I congratulate the hon. Member for Inverclyde (Ronnie Cowan) on securing the debate. I recently went out with the police force in my constituency, and one of the first things we did was go to an accommodation block for young people, where we tested their rooms for drugs. The police had swabs that they pushed along surfaces in the whole block, and under examination they revealed whether the young people had taken drugs. It was not the first time those rooms had been tested. Many of the people had been tested before and many had come up positive before. This was retesting.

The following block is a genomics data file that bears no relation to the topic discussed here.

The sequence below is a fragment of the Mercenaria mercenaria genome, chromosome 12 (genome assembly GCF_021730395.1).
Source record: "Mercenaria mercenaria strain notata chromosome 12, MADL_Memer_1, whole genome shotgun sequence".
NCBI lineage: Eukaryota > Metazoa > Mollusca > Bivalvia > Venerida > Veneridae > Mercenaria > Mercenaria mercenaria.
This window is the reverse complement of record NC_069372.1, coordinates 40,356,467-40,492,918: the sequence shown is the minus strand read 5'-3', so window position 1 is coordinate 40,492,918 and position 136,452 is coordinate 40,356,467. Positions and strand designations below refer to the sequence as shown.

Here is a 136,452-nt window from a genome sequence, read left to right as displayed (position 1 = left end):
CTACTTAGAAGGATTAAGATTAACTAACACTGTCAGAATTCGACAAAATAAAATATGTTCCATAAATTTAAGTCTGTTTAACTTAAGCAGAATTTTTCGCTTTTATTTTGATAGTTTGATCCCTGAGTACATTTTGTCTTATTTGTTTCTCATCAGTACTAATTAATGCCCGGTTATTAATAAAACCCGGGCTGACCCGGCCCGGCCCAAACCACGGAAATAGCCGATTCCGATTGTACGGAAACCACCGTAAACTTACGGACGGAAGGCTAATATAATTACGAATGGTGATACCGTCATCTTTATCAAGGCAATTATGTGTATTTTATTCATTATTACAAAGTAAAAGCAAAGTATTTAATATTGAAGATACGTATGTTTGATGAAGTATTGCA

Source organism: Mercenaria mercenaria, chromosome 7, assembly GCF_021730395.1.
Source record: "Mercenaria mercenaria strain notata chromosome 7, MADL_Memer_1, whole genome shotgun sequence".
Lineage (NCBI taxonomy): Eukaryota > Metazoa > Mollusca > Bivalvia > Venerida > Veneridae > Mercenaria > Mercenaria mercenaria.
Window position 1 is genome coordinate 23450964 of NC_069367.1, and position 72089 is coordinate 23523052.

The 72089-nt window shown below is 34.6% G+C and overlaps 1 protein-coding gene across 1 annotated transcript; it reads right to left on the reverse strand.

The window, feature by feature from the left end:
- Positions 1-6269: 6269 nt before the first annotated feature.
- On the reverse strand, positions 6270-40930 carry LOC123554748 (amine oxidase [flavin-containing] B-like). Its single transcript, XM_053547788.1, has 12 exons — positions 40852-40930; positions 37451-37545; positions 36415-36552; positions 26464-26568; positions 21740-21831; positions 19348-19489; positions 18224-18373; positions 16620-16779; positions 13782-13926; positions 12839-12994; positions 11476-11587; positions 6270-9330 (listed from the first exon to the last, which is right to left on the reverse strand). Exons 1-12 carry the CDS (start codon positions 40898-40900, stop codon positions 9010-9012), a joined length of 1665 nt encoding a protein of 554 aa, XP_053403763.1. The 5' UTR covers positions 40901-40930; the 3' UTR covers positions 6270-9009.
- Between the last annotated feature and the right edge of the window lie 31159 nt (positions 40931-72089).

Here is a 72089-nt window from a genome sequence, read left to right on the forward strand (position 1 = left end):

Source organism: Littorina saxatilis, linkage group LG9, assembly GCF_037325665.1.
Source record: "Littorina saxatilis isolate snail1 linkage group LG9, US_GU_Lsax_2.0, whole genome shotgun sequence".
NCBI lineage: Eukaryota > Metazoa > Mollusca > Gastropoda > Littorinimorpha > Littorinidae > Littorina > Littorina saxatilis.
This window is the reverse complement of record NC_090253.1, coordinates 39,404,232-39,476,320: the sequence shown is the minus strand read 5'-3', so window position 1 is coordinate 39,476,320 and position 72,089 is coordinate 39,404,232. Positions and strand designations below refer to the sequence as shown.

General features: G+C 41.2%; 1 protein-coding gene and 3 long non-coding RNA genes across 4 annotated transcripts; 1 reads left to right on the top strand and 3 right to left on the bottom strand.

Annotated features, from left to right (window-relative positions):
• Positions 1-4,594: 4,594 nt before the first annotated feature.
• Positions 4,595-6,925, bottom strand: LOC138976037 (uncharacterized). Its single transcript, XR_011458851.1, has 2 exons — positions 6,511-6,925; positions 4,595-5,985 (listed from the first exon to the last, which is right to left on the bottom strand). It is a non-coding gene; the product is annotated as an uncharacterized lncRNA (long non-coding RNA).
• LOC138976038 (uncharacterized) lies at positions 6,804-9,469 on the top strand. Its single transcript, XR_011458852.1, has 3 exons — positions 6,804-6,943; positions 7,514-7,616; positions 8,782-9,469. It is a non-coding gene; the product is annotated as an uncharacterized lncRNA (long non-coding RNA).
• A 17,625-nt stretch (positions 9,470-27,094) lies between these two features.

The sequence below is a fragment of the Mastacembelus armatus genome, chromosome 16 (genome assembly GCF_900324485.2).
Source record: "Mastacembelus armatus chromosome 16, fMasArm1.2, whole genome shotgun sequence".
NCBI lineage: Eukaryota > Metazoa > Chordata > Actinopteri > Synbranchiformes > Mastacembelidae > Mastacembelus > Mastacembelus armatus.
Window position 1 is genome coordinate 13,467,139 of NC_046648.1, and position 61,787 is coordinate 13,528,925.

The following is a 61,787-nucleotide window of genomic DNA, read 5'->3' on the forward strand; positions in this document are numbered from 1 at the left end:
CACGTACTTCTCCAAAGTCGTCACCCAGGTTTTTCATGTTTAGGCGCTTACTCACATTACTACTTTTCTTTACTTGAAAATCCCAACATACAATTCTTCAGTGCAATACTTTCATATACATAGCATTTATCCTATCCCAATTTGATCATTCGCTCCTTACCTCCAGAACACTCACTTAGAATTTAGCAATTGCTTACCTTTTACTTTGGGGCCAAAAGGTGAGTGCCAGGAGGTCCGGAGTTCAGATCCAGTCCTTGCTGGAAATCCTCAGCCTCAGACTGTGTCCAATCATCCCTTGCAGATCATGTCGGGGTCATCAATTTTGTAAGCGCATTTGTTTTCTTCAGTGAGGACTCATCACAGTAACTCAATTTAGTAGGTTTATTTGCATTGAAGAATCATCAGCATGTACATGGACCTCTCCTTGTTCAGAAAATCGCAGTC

Members might ask why, if those young people had been caught once, they did not do something different the next time, but that is part of the problem. The police took the view that it was not something that needed to be enforced in law. They took the view that there was no point in making criminals out of these young people. The real check on what should happen to the young people was not taken by the police; it was taken by the people who run the building. If it was a small amount of drugs that was showing up, they would have a word with the young people and tell them that this was not encouraged. If there was repeatedly a large amount, they would lose their accommodation. That, more than anything, was a frightening prospect for many of those people, who had found the accommodation quite late. It provided them with a lot of security.